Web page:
In October 2023, the UK Government published a policy paper detailing its plans to ‘stop future generations from starting to smoke’ and to ‘tackle the rise in youth vaping’ – all in a bid to create a smokefree generation.

What does ‘smokefree’ mean?

Smoking is less prevalent than it used to be; 11% of adults in Great Britain said they smoked cigarettes in 2022, compared with around 40% of adults in the 1970s. However, smoking remains a serious public health concern. Tobacco is reportedly “the single largest cause of preventable illness and mortality killing two out of three lifelong smokers”. And while the Treasury receives roughly £10 billion annually from taxes on tobacco products, the cost of smoking to the economy and the NHS is estimated to be £17 billion per year.

The government’s ambition is for the UK to become ‘smokefree’ by 2030, which it defines as reducing the prevalence of smoking to 5% of the adult population. “Stopping the start: our new plan to create a smokefree generation” outlines the government’s strategy for reaching this smokefree target. The headline proposal is introducing legislation that will stop children who turn 14 in 2023 from ever legally being sold cigarettes – making them the first smokefree generation. This would be rolled out by increasing the age of sale by one year, every year, until no one can buy a tobacco product. New Zealand did this in January 2023 through the Smokefree Environments and Regulated Products (Smoked Tobacco) Amendment Act, which banned the sale of smoked tobacco products to anyone born in or after 2009.

‘If you smoke, swap to vaping; if you don’t smoke, don’t vape’

Professor Sir Chris Whitty, Chief Medical Officer for England, wrote the foreword to the government’s policy paper, in which he spoke about the need to support adults to quit smoking using alternatives such as vaping products, while also reducing the appeal, availability, and affordability of vapes to children. The key message was that ‘vapes are safer than smoking, but not risk-free’.

“One of the tools to help people addicted to nicotine to stop smoking is vaping – and because the harms of smoking are so great, it is safer to vape than smoke, but vapes are not risk free. So, if you smoke, swap to vaping, if you don’t smoke, don’t vape. Marketing vapes to children is utterly unacceptable. Some are now clearly trying to addict children including with colours, flavours, cartoons and other marketing methods aiming to tempt children towards addiction.”

The government suggests that action around vaping could include restricting the flavours and descriptions of vapes, regulating point-of-sale displays in retail outlets so that vapes are kept out of sight from children and away from products that appeal to them (e.g. sweets), and regulating vape packaging and product presentation.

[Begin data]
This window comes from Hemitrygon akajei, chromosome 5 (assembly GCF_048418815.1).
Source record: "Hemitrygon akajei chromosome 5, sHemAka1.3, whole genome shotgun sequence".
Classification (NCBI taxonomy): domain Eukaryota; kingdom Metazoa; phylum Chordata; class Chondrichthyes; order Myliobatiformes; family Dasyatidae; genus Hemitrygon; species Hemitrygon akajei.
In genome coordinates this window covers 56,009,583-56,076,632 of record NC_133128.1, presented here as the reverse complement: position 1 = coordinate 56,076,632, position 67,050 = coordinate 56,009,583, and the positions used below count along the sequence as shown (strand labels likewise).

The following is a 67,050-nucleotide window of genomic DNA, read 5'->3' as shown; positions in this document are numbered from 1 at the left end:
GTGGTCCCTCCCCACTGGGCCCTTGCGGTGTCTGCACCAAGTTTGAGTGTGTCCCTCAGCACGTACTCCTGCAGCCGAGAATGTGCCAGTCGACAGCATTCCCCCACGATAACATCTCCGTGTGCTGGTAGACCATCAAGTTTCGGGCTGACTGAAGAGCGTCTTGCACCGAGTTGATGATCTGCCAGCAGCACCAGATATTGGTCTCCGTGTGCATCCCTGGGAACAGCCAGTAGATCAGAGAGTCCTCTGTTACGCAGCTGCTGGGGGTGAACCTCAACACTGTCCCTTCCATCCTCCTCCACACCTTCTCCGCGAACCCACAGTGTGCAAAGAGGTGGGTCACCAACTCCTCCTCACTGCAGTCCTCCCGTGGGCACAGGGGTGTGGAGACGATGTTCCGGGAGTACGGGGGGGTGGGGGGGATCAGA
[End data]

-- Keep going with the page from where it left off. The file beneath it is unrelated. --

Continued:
‘The government is already off-target’

In June 2022, Dr Javed Khan OBE published an independent review (known as the ‘Khan review’), which assessed the government’s ability to reach the smokefree target. Dr Khan reported that “without further action, England will miss the smokefree 2030 target by at least 7 years, and the poorest areas in society will not meet it until 2044”. He made 15 recommendations to the government, including four ‘critical must-dos’:

  • Raise the age of sale by one year, every year, until no one can buy a tobacco product in England.
  • Invest an additional £125 million per year in smokefree 2030 policies, including £70 million ringfenced for stop-smoking services.
  • Promote vaping as an effective tool to help people quit smoking tobacco.
  • Improve prevention via the NHS by offering smokers advice and support to quit at every interaction they have with health services (e.g. GPs, hospitals, psychiatrists, midwives, pharmacists, dentists, or optometrists).

The government has not explicitly responded to each of Dr Khan’s recommendations – either inside or outside the 2023 policy paper. Without the opportunity to conduct a careful comparison and analysis, it would seem that the government has accepted some (but not all) of the recommendations. As described above, the government is willing to “prohibit the sale of tobacco products for future generations”. In addition, it has made commitments to invest more in smokefree policies, including providing financial incentives for pregnant women to stop smoking and doubling the budget for stop-smoking services; and it has pledged support for people to switch from smoking to vaping through local authority-led stop-smoking services and free vaping starter kits.

by Natalie Davies

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